are not signatories to either the 1951 U.N. Refugee Convention or its 1967 Protocol. But both countries are obligated to uphold the principle of non-refoulement under customary international law. According to the OHCHR,
“non-refoulement guarantees that no one should be returned to a country where they would face torture, cruel, inhuman or degrading treatment or punishment and other irreparable harm.”
However, non-refoulement has not stopped Malaysian and Thai authorities from forcibly deporting Myanmar’s most vulnerable back to their home country, putting them at risk of physical abuse and torture, sometimes resulting in death.
Malaysia hosts 185,000 registered refugees
and asylum seekers — including 100,000 Muslim Rohingya and asylum seekers. In the past six months, the country has deported around 2,000 Burmese asylum seekers, according to Human Rights Watch. The UNHCR
recently called on the Malaysian authorities to stop forcibly deporting asylum-seekers from Myanmar.
As of Sept. 30, the UNHCR in Thailand recorded at least 91,000
camp-based Myanmar refugees, most of whom are protracted refugees from Myanmar living along the Thailand-Myanmar border. Fortify Rights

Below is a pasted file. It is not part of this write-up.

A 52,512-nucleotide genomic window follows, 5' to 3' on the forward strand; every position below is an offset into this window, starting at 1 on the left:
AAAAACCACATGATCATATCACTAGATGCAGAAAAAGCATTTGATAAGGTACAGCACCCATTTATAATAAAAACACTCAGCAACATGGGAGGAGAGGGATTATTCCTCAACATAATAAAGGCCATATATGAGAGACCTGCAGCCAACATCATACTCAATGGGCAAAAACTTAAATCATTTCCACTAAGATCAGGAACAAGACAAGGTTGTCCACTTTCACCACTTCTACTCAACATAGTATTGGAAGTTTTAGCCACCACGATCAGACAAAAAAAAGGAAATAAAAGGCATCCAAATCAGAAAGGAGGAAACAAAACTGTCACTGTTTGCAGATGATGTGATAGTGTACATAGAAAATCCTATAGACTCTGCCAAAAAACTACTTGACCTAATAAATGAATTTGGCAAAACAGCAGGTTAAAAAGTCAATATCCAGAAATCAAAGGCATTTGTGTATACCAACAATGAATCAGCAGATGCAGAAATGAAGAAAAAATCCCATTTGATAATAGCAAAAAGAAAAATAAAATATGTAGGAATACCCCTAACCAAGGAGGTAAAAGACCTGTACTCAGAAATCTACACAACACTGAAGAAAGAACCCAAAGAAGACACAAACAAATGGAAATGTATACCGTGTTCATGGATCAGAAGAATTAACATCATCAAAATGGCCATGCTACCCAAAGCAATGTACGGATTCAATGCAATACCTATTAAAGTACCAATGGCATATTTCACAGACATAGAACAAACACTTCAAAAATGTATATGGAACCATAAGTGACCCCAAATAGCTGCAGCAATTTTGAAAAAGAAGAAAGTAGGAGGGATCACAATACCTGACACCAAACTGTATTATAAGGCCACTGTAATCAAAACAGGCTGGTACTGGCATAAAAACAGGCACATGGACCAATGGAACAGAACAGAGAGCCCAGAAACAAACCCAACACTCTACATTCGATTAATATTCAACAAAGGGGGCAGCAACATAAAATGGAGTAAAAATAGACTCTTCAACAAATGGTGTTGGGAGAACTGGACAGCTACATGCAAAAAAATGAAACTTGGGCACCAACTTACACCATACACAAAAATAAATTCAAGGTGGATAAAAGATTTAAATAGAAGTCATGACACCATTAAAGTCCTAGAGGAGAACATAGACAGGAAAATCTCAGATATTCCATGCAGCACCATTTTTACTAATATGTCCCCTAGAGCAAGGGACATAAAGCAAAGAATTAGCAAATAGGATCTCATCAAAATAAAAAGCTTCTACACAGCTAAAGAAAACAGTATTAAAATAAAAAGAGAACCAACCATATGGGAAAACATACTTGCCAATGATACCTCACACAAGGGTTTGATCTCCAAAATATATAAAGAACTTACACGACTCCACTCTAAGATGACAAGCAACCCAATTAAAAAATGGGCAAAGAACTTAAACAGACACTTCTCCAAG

, a nongovernment group focused on Southeast Asia, has documented the forced return of Myanmar refugees to their home country. The Thai authorities have pushed back
boats carrying passengers believed to be Rohingya refugees. They destroyed a cross-border footbridge
used by Myanmar refugees fleeing deadly attacks in eastern Myanmar in March 2022.
Fortify Rights welcomes a new law, the Prevention and Suppression of Torture and Enforced Disappearance Act B.E.2565 (2022), which includes a provision prohibiting the forced return of a person to a country where they may face torture or other forms of ill-treatment. This law is expected to counter
torture and enforced disappearances
In the meantime, Malaysia and Thailand also lack laws to legitimize the status of refugees in their jurisdictions. Malaysian laws
fail to distinguish between refugees, asylum seekers, and undocumented migrants. The same goes for Thai laws, reports VOA News
. The lack of legal frameworks to protect people seeking sanctuary puts them at risk of arrest and forced deportation.